3. Compelling. Content is everywhere, and consumers have the ability to pick and choose what they like. Companies have to create compelling, interesting content that appeals to busy, picky social media users. This content should be original to the company and not related to sales or marketing. Consumers need a reason to visit and interact with a company’s social media site and to keep coming back to it.

You can download the full report at this link.

Related Topics: Channel: Social Media Marketing | Social Media Marketing | Top News


About The Author: is Third Door Media's Social Media Correspondent, reporting on the latest news for Marketing Land and Search Engine Land. He spent 24 years with the Los Angeles Times, serving as social media and reader engagement editor from 2010-2014. A graduate of UC Irvine and the University of Missouri journalism school, Beck started started his career at the Times as a sportswriter and copy editor. Follow Martin on Twitter (@MartinBeck), Facebook and/or Google+.

Connect with the author via: Email | Twitter | Google+

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  • Sundeep Reddy

    the 62% of the consumers voted that social media doesn’t influence their purchasing decision should actually come under “don’t know” option too…because they don’t know or choosing to ignore that social media apparently influencing all their decisions. Unless they don’t use social media at all.

  • Tom Krager

    62% of ppl are idiots apparently because you are influenced whether you realize it or not.

  • Pat Grady

    Shocking, not. I do love the 3% who don’t know! Let’s be frank, if you don’t know, you’re heavily influenced by social media and shiny objects everywhere, doh!

  • Sophie Tran

    Though I wouldn’t phrase it exactly in the same way @tomkrager:disqus did, I do agree that “influence” does not always equate in a transaction. In the same way that it takes multiple impressions for the average brand to be memorable to the average customer, multiple/repeated impressions from a brand or product are also needed to influence customers. Each time a potential customer sees an advertisement or post about a brand or product, it becomes more memorable… which may turn into a real or tangible consideration to purchase, one that DOES equate monetary value.

  • Shazad

    62% don’t want to accept that social media has influence on them…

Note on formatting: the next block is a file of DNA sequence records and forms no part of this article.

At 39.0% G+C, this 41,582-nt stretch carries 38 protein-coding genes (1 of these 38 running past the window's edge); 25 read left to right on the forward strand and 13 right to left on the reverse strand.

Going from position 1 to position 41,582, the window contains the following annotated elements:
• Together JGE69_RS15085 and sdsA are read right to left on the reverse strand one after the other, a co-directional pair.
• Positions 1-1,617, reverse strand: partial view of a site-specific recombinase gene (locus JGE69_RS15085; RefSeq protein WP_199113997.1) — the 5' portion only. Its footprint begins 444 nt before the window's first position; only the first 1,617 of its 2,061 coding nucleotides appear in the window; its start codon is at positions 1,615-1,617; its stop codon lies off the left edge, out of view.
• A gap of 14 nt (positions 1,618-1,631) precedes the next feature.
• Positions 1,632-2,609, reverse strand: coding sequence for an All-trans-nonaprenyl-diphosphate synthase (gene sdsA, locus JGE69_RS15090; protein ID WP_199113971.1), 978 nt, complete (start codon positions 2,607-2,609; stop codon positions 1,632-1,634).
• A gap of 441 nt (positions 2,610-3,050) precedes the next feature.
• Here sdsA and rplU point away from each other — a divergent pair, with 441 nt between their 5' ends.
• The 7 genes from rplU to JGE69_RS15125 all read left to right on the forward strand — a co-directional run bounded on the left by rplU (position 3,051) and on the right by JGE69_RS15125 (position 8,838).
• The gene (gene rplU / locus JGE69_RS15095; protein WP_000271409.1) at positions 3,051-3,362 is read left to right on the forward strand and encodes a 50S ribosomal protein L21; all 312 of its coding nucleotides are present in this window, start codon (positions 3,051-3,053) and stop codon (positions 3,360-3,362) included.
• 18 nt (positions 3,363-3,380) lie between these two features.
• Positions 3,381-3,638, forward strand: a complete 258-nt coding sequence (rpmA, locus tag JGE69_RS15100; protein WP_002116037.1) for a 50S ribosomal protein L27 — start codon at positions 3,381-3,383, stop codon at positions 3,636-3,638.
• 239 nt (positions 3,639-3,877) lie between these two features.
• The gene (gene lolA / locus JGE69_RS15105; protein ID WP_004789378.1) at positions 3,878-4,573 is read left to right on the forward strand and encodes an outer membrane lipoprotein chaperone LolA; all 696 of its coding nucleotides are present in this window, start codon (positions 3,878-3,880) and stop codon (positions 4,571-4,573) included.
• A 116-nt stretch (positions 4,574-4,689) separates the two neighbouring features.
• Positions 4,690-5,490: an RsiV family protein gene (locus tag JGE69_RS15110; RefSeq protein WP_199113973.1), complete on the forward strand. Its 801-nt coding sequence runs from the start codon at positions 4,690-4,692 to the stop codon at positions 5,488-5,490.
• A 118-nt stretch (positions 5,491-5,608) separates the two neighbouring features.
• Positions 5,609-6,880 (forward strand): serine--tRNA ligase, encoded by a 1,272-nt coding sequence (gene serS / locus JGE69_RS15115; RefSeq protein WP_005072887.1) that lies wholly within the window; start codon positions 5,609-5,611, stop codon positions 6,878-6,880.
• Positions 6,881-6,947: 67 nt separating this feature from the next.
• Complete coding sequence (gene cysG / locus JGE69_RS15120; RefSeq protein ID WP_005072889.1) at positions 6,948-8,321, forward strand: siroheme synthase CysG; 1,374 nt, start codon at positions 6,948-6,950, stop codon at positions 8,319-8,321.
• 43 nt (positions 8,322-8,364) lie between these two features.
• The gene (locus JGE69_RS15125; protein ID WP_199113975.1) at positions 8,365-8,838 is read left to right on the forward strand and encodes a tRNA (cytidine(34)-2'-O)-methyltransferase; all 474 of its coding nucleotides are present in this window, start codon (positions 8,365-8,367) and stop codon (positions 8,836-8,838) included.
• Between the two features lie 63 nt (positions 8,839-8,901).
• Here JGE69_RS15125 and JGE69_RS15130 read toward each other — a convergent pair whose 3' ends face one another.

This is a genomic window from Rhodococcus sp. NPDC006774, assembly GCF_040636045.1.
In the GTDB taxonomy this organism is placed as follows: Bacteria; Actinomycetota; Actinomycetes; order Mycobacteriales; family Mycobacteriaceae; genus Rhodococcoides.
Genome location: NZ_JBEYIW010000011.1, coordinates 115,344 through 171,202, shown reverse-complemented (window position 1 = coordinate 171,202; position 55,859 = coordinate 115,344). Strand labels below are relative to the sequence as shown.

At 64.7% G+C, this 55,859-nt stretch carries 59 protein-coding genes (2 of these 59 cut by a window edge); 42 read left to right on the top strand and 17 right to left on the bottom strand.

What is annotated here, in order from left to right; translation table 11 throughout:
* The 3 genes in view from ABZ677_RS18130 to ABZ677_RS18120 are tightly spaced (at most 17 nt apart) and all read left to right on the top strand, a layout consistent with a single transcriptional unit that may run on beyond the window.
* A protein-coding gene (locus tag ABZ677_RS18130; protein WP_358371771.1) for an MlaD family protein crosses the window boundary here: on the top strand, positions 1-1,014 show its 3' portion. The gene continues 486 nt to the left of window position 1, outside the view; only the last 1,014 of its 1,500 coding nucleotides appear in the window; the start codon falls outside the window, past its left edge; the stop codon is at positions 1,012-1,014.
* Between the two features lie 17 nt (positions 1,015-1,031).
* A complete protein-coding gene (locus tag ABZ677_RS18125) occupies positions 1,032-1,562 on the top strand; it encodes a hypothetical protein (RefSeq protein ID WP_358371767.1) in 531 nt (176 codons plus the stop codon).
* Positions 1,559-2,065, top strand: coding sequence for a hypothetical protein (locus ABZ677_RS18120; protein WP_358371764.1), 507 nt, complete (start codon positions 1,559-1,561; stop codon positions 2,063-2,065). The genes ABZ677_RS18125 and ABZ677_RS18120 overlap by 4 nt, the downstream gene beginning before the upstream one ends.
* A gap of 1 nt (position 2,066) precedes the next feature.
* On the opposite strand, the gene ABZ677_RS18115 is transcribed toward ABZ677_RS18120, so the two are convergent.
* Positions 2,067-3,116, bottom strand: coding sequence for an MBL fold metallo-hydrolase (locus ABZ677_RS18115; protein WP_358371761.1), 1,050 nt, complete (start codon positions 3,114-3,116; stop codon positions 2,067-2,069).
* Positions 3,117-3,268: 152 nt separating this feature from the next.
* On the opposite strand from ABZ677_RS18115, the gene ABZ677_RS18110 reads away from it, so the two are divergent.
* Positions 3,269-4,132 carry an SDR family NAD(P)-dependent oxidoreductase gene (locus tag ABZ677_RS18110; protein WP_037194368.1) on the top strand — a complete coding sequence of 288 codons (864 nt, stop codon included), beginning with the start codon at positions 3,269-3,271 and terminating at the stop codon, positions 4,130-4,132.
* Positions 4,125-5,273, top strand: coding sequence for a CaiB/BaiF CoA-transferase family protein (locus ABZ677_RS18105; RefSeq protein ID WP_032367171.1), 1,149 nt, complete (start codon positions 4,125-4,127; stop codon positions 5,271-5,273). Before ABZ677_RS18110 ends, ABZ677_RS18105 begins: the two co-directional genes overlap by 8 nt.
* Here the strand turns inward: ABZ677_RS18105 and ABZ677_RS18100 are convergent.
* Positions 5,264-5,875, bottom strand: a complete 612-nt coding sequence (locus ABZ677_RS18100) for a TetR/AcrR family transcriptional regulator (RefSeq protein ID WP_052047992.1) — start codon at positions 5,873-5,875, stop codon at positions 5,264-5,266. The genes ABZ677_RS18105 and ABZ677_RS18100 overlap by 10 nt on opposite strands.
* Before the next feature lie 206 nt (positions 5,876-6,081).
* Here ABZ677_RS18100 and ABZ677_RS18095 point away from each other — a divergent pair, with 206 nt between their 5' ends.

• Dan Ang

    Even if social media ads is indeed influencing purchasing decisions, its very hard to track the actual conversion because they may be converting through other channels.

    I agree with Martin that the social media users are more receptive towards personal conversations rather than hard sells. Its why they are there in the first place — to connect with people on a personal level. I usually ignore all the hard selling ads on my FB news feed because Facebook itself makes it so convenient for users to scroll over the ads in split seconds.

    Lets face it. If you are trying to sell something in a place where people are not expecting to buy, how good can the conversion be?

  • Dan Ang

    You are right. i would see social media advertising more for awareness and building engagement. Social media is not the place to influence people through hard selling. You can only influence through constant engagement at a personal level. Which leads to the fact that if your objective is to sell on social media, it may be the wrong place to do so.

  • Guest

    @disqus_UNAbVEye7O:disqus, you seem quite knowledgable in this topic. Thanks for sharing your thoughts.

  • Sophie Tran

    Dan, you seem quite knowledgable in this topic. Thanks for sharing your thoughts.

  • Dan Ang

    Sophie, there’s still much to learn. Just that from my personal experience as a consumer, I’m doubtful of how effective really is social media marketing.

    If you join a community to sell, you are in the wrong place.

    If you join to connect and inspire others, then its a different ball game altogether. Through the connection and inspiration, thats where you start influencing people and make them look for you for services.

    Connect with me on twitter @ahdanmarketing. I tweet regularly my thoughts, lessons learnt as well as marketing advises, tips from the experts.

  • Sophie Tran

    Nice! I’ll connect with you on Twitter via @sophie_tran. I tweet mainly on tech, entrepreneurship including social entrepreneurship. I also tweet about social impact, social media, and a few other things.